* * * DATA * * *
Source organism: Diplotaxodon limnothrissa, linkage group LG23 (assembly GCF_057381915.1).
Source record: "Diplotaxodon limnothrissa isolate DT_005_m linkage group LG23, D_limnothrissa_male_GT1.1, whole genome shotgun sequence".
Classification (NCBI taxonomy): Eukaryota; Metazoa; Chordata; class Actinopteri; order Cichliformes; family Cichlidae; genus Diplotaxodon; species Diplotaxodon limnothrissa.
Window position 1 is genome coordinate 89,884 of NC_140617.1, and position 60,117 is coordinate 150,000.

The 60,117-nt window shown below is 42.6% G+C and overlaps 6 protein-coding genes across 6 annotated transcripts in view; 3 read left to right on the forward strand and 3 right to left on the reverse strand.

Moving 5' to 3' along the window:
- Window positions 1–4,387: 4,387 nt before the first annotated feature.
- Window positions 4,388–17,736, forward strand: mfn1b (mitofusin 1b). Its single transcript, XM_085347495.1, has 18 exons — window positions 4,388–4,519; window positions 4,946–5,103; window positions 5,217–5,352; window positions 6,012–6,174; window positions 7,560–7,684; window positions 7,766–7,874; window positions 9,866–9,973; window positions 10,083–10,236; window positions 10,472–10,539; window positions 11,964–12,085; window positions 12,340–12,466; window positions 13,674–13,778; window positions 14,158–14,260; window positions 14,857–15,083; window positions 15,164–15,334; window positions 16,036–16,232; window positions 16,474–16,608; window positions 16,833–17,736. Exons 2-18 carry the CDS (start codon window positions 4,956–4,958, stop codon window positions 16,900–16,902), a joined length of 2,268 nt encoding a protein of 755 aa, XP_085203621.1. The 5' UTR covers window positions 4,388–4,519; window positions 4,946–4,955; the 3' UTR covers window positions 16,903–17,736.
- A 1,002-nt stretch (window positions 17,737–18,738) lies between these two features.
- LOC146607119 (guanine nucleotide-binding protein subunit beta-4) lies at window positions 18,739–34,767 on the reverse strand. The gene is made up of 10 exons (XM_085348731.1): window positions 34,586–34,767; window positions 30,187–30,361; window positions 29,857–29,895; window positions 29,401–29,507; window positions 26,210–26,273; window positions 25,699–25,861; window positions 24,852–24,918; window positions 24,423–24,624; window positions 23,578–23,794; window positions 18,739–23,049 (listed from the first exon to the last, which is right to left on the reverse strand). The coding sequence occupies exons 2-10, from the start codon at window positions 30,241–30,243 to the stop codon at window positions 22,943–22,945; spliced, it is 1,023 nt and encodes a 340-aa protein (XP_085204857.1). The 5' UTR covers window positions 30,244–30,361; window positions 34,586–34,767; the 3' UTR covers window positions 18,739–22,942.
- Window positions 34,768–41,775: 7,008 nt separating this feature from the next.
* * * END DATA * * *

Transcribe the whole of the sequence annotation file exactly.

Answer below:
Source organism: Diplotaxodon limnothrissa, linkage group LG23 (assembly GCF_057381915.1).
Source record: "Diplotaxodon limnothrissa isolate DT_005_m linkage group LG23, D_limnothrissa_male_GT1.1, whole genome shotgun sequence".
Classification (NCBI taxonomy): Eukaryota; Metazoa; Chordata; class Actinopteri; order Cichliformes; family Cichlidae; genus Diplotaxodon; species Diplotaxodon limnothrissa.
Window position 1 is genome coordinate 89,884 of NC_140617.1, and position 60,117 is coordinate 150,000.

The 60,117-nt window shown below is 42.6% G+C and overlaps 6 protein-coding genes across 6 annotated transcripts in view; 3 read left to right on the forward strand and 3 right to left on the reverse strand.

Moving 5' to 3' along the window:
- Window positions 1–4,387: 4,387 nt before the first annotated feature.
- Window positions 4,388–17,736, forward strand: mfn1b (mitofusin 1b). Its single transcript, XM_085347495.1, has 18 exons — window positions 4,388–4,519; window positions 4,946–5,103; window positions 5,217–5,352; window positions 6,012–6,174; window positions 7,560–7,684; window positions 7,766–7,874; window positions 9,866–9,973; window positions 10,083–10,236; window positions 10,472–10,539; window positions 11,964–12,085; window positions 12,340–12,466; window positions 13,674–13,778; window positions 14,158–14,260; window positions 14,857–15,083; window positions 15,164–15,334; window positions 16,036–16,232; window positions 16,474–16,608; window positions 16,833–17,736. Exons 2-18 carry the CDS (start codon window positions 4,956–4,958, stop codon window positions 16,900–16,902), a joined length of 2,268 nt encoding a protein of 755 aa, XP_085203621.1. The 5' UTR covers window positions 4,388–4,519; window positions 4,946–4,955; the 3' UTR covers window positions 16,903–17,736.
- A 1,002-nt stretch (window positions 17,737–18,738) lies between these two features.
- LOC146607119 (guanine nucleotide-binding protein subunit beta-4) lies at window positions 18,739–34,767 on the reverse strand. The gene is made up of 10 exons (XM_085348731.1): window positions 34,586–34,767; window positions 30,187–30,361; window positions 29,857–29,895; window positions 29,401–29,507; window positions 26,210–26,273; window positions 25,699–25,861; window positions 24,852–24,918; window positions 24,423–24,624; window positions 23,578–23,794; window positions 18,739–23,049 (listed from the first exon to the last, which is right to left on the reverse strand). The coding sequence occupies exons 2-10, from the start codon at window positions 30,241–30,243 to the stop codon at window positions 22,943–22,945; spliced, it is 1,023 nt and encodes a 340-aa protein (XP_085204857.1). The 5' UTR covers window positions 30,244–30,361; window positions 34,586–34,767; the 3' UTR covers window positions 18,739–22,942.
- Window positions 34,768–41,775: 7,008 nt separating this feature from the next.